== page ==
Jenna Sherry | Dániel Lőwenberg Sonatas for Violin and Piano – Brahms: Op.120 Nos.1&2, Dohnányi: Op.21
This recording by Jenna Sherry and Dániel Lőwenberg features the still little-known (and rarely played) violin versions of Brahms’ two Op. 120 Sonatas alongside a similarly rare recording of Ernő Dohnányi’s mercurial Op. 21 Violin Sonata.
Jenna Sherry – violin
Dániel Lőwenberg – piano (1898 Steinway & Sons grand model B)
About the album
Recorded at BMC Studio, Budapest on 30-31 January, 2018 (8-10) and 3-5 January, 2020 (1-7)
Recording producer: Péter Aczél
Sound engineer: Viktor Szabó
Artwork: László Huszár / Greenroom
Produced by László Gőz
Label manager: Tamás Bognár
Supported by the National Cultural Fund of Hungary
Johannes Brahms: Sonata in F minor, Op. 120 No. 1 (1895)
Johannes Brahms: Sonata in E flat major, Op. 120 No. 2 (1895)
Ernő Dohnányi: Sonata in C sharp minor, Op. 21 (1912)
The album is available in digital form at our retail partners
In Brahms’s time a clarinet sonata constituted something of a curiosity, whereas there was a century-long tradition of duo sonatas for string instruments and piano. Because of this, from the outset Brahms had been planning to transcribe the clarinet part of both sonatas for viola; the viola parts were definitely finished by January 1895. Soon he had the idea of making versions for violin too. On 17 February 1895 Brahms informed Franz Simrock, his publisher in Berlin, that after the versions for clarinet and viola, he wished to publish the two sonatas in a violin version as well. The Op. 120 sonatas for violin and piano were first played at a private gathering by Marie Soldat-Roeger and the composer. The printed versions of the clarinet and viola versions appeared in June that year, and the violin version in the following month.
As regards the later life of the Op. 120, it is odd that although the two sonatas constitute an important part of the repertoire for clarinettists and violists to this day, violinists pay far less attention to them than to Brahms’s three earlier sonatas for violin and piano (Op. 78, 100, and 108). Even today, the Op. 120 violin sonatas are rarely programmed, and there are hardly any recordings of them. Yet the special atmosphere and inner richness of these works of inspired beauty comes across not only on the clarinet or the viola, but also on the violin, as this recording aptly demonstrates. True, bringing these qualities to the fore on the violin is not exactly easy. In this version Brahms tried to make the part slightly more violinistic, for instance by introducing double stops, indeed he took the reworking so seriously that in places he even altered the piano part, but two things are undeniable: one is that the passages written expressly with clarinet technique in mind are awkward on the violin, and difficult to play. The other is that the part dwells for extended periods in the low register, where the sound of the violin is at its least bright. All this may have some bearing on these works not having become part of the canon as sonatas for violin and piano.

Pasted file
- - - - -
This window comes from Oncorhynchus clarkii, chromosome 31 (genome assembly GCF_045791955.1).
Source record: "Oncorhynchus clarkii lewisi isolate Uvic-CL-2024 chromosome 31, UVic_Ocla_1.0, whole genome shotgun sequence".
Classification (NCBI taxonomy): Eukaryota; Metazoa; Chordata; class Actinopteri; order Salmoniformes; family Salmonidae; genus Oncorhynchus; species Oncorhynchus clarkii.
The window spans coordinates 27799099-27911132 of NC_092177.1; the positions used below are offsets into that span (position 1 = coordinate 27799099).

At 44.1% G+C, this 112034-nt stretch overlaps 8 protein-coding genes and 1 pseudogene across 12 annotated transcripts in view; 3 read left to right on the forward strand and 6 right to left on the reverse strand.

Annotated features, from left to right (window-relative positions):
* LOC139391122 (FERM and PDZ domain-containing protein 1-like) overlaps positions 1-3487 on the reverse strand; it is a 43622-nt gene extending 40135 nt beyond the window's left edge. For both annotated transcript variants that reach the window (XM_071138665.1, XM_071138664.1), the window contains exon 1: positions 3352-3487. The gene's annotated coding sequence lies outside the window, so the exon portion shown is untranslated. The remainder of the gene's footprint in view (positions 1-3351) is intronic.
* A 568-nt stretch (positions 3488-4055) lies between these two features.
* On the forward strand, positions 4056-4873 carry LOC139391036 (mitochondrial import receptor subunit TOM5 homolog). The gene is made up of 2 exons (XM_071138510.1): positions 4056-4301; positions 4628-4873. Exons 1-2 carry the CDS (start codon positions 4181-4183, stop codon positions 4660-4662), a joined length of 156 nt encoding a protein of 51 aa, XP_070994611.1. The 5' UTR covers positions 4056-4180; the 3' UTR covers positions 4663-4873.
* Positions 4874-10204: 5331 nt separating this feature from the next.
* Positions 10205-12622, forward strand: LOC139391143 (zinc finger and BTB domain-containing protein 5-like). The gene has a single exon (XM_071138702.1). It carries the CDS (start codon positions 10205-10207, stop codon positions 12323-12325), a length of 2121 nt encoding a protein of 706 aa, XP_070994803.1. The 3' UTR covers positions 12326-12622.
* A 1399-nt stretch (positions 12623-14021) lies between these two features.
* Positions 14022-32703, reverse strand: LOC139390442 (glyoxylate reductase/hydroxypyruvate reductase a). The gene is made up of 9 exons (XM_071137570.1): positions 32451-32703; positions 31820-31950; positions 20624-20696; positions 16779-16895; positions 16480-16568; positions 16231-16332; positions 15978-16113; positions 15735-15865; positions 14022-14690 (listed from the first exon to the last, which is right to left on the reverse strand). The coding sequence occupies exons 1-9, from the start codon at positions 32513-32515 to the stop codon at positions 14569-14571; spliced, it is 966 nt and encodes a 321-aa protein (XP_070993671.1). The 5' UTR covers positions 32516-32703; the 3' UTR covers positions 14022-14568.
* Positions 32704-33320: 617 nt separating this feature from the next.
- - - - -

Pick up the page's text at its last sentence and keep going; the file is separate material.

Both works are characterized by an intimate, nostalgic tone. Although according to the tempo indication the first movement of the F minor sonata and the second of the E flat major sonata are in a “passionate” Allegro, this passion is no current that sweeps us away, nor a scorching inferno, but rather embers that glow intermittently. Characteristically, both minor movements fade out in pianissimo. The open octaves of the beginning of the F minor sonata, the frequent open fifths as it continues, and the emphatic use of the low register of the piano, conjure up images of the passing of things, valedictory moods and mourning. The major mode that shines through at the slow conclusion of the opening movement seems to sound from a life after death. The Allegretto grazioso, the third movement of the F minor sonata, in the place traditionally occupied by the minuet, recalls the character of a Schubertian Ländler, but only as a memory, as if from afar, as hinted at by the frequent performance indications of dolce, molto dolce, dolcissimo and teneramente. The previous movement is a dreamy Andante, and shows Brahms in the style of his late intermezzos. The only untrammeled, bright movement of the Op. 120 (and the only “showy” one in terms of instrumental technique) is the F major finale of the F minor sonata. In contrast to this, the outer movements of the three-movement E-flat major sonata show an intimate, meditative mood.